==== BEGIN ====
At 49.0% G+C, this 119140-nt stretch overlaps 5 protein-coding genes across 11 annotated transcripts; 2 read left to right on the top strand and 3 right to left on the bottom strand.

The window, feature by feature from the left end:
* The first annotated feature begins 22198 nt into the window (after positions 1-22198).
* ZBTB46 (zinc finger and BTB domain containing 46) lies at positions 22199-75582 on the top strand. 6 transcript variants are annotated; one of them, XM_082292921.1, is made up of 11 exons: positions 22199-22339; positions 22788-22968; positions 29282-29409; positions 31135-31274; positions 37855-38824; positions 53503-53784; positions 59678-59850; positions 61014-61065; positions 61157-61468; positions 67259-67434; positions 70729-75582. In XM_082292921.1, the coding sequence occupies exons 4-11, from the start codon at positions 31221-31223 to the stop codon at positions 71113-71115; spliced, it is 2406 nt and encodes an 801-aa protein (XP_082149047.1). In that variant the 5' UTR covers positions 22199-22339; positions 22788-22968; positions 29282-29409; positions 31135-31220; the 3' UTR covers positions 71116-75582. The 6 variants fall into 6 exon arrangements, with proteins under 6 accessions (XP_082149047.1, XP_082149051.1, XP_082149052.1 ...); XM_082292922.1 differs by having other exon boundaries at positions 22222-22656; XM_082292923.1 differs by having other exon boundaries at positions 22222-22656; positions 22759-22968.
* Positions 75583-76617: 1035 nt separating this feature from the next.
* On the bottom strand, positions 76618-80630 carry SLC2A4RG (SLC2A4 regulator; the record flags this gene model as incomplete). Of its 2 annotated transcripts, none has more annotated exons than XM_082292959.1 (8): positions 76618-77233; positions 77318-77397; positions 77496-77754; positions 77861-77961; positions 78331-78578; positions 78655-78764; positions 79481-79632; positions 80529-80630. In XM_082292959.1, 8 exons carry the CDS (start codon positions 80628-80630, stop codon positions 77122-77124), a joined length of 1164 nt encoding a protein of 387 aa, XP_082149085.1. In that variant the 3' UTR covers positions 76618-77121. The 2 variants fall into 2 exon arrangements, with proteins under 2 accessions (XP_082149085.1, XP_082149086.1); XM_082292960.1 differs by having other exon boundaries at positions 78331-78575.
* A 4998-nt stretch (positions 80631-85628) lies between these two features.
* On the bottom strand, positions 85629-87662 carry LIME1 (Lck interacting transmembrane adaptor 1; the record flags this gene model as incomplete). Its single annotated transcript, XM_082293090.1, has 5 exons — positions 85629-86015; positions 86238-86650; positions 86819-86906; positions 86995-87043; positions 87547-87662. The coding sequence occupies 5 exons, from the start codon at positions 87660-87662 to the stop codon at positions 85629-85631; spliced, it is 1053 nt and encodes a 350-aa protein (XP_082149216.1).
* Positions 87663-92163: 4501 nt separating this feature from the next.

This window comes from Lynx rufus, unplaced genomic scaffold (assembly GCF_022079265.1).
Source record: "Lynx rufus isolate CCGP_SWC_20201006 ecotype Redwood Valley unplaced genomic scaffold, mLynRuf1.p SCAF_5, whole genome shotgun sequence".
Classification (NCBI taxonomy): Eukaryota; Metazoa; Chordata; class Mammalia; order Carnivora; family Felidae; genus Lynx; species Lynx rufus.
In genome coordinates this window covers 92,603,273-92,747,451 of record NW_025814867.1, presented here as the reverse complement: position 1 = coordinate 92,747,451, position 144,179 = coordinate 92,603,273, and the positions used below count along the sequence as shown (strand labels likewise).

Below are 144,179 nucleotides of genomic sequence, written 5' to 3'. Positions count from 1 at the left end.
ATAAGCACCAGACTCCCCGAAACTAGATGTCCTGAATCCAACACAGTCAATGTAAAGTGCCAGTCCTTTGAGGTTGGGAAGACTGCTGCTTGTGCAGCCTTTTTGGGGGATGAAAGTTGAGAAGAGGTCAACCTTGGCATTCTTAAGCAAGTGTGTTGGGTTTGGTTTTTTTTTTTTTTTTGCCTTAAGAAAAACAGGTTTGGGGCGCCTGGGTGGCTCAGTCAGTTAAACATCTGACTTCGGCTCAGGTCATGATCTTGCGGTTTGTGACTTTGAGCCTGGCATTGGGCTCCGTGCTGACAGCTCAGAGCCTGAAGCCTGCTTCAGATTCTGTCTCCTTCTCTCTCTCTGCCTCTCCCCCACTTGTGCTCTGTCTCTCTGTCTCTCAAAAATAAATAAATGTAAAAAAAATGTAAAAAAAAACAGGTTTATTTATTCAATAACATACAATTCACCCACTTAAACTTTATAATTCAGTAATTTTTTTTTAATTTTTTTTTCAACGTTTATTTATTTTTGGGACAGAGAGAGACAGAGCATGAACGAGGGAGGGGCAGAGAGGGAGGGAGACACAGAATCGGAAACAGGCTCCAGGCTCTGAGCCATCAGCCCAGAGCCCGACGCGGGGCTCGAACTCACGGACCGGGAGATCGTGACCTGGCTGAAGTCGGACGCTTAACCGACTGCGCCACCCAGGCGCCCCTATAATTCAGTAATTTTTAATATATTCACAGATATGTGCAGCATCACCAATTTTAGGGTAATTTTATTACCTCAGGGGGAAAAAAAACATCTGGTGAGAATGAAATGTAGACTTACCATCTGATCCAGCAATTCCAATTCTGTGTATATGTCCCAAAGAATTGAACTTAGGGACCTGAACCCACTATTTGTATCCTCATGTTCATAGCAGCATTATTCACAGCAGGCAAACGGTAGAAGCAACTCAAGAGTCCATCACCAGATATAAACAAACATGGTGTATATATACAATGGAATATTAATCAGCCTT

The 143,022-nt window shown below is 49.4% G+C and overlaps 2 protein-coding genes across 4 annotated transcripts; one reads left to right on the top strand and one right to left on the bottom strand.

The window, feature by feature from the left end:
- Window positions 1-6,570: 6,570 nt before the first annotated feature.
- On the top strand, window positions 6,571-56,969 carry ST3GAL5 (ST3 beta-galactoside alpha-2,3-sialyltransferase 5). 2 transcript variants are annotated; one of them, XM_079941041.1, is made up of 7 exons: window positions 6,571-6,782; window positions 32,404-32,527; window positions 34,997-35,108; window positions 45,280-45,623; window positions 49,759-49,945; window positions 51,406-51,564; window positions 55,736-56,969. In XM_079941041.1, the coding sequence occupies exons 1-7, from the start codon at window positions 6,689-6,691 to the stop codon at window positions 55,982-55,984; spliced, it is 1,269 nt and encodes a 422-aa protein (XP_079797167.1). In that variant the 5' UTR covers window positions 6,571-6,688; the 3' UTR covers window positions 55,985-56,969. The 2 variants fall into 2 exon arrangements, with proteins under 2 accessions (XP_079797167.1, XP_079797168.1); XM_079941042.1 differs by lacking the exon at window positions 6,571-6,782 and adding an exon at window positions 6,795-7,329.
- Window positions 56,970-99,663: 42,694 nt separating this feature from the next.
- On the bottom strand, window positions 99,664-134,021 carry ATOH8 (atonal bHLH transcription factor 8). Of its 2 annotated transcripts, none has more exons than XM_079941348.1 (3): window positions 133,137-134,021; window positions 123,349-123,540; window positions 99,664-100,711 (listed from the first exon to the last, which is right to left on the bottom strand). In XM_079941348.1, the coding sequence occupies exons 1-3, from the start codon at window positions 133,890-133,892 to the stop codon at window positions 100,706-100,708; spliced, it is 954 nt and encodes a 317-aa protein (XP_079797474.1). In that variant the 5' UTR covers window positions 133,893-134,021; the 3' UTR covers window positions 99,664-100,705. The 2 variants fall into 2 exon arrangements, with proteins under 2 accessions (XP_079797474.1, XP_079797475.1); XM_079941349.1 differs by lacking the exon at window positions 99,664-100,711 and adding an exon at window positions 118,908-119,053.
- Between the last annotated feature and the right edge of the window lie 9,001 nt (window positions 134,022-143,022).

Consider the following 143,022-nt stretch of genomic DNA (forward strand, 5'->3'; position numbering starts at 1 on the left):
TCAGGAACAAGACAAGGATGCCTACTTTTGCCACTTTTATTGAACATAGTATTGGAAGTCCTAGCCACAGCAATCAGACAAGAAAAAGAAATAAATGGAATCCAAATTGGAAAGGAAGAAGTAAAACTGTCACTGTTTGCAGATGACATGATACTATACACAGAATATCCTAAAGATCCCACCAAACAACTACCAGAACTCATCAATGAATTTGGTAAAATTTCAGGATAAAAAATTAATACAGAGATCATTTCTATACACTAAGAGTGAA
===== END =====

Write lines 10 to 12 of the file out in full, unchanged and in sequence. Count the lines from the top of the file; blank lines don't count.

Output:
This window comes from Lynx rufus, unplaced genomic scaffold (assembly GCF_022079265.1).
Source record: "Lynx rufus isolate CCGP_SWC_20201006 ecotype Redwood Valley unplaced genomic scaffold, mLynRuf1.p SCAF_5, whole genome shotgun sequence".
Classification (NCBI taxonomy): Eukaryota; Metazoa; Chordata; class Mammalia; order Carnivora; family Felidae; genus Lynx; species Lynx rufus.